Authored by Jon Arnold from J Arnold & Associates
Anyone following the contact center space knows how important customer experience (CX) has become, but also how difficult it can be to do it well. Most contact centers recognize that some degree of modernization is needed, but this isn’t a simple matter of deploying leading-edge technology and flipping a switch. New technology doesn’t exist in a vacuum, and contact center infrastructure is typically a complex mix of elements and custom integrations.
Contact center systems can be Jenga-like in construction, where pulling out pieces to accommodate newer ones may or may not lead to collapse, so modernization must be carefully considered. Before doing that, however, the drivers for modernization must first be understood, as this will dictate what changes are needed. Making those changes will have implications for what’s already there, so there’s more involved than just looking at what’s on offer from the vendors.
The starting point really needs to be the “why” for modernization. Most contact centers have been using legacy-based systems for a long time, mainly because their operational model for providing customer service hasn’t changed much. The status quo is largely defined by being reactive to inbound inquiries, and engaging with customers primarily over the phone. This model works very well – until it doesn’t – and that’s the reality all – not most – contact centers are struggling with.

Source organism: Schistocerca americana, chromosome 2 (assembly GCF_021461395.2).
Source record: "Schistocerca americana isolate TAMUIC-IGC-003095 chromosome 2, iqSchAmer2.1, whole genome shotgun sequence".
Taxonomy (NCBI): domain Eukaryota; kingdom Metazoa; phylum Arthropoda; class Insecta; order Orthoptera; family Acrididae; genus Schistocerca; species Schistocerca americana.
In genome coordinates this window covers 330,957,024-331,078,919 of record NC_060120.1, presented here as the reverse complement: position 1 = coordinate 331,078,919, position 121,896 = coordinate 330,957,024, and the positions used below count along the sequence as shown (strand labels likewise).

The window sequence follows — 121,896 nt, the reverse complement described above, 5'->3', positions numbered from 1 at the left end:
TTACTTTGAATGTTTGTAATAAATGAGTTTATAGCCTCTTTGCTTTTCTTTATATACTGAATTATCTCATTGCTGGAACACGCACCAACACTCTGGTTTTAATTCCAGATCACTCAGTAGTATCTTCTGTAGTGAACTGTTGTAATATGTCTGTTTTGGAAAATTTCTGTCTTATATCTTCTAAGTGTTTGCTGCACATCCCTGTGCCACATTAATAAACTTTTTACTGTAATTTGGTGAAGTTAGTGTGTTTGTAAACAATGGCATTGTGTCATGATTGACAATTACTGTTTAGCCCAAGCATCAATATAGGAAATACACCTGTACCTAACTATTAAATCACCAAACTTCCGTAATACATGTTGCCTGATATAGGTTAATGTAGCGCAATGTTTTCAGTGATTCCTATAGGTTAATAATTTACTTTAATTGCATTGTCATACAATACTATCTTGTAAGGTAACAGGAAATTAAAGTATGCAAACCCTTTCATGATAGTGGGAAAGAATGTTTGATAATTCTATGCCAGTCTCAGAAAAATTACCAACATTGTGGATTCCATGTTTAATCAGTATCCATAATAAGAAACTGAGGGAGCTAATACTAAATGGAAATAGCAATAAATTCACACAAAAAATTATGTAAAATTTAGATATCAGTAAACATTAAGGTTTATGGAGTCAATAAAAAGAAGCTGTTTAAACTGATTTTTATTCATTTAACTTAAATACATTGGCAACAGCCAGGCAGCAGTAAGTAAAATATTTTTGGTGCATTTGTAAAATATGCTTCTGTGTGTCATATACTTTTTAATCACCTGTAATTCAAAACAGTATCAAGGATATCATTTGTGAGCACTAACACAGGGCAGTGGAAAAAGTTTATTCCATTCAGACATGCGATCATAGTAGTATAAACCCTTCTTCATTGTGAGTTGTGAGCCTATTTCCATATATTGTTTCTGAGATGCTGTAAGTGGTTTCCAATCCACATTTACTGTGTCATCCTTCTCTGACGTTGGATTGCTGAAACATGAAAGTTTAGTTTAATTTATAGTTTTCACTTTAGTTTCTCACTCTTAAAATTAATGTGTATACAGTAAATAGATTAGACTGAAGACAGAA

When the fundamentals of that model change, operations must change as well, but most contact centers have lagged, hence the rush now for modernization. Today’s model is built around more extensive and more meaningful customer engagement, and there’s no going back to the status quo. Inbound inquiries still constitute most instances of customer engagement, but with today’s technology, there’s a growing need for outbound communication as well, along with proactive communication that goes beyond just resolving inquiries.
Equally important is the shift to multichannel communication. Telephony will always be important – nothing beats the directness of voice – but it’s now just one of several channels that customers use, expect and even prefer. Not only that, but many of the newer channels are digital, something that legacy-based systems were never built to support.
"...The conventional notion of “customer service” is still valid, but it’s really now a subset of CX..."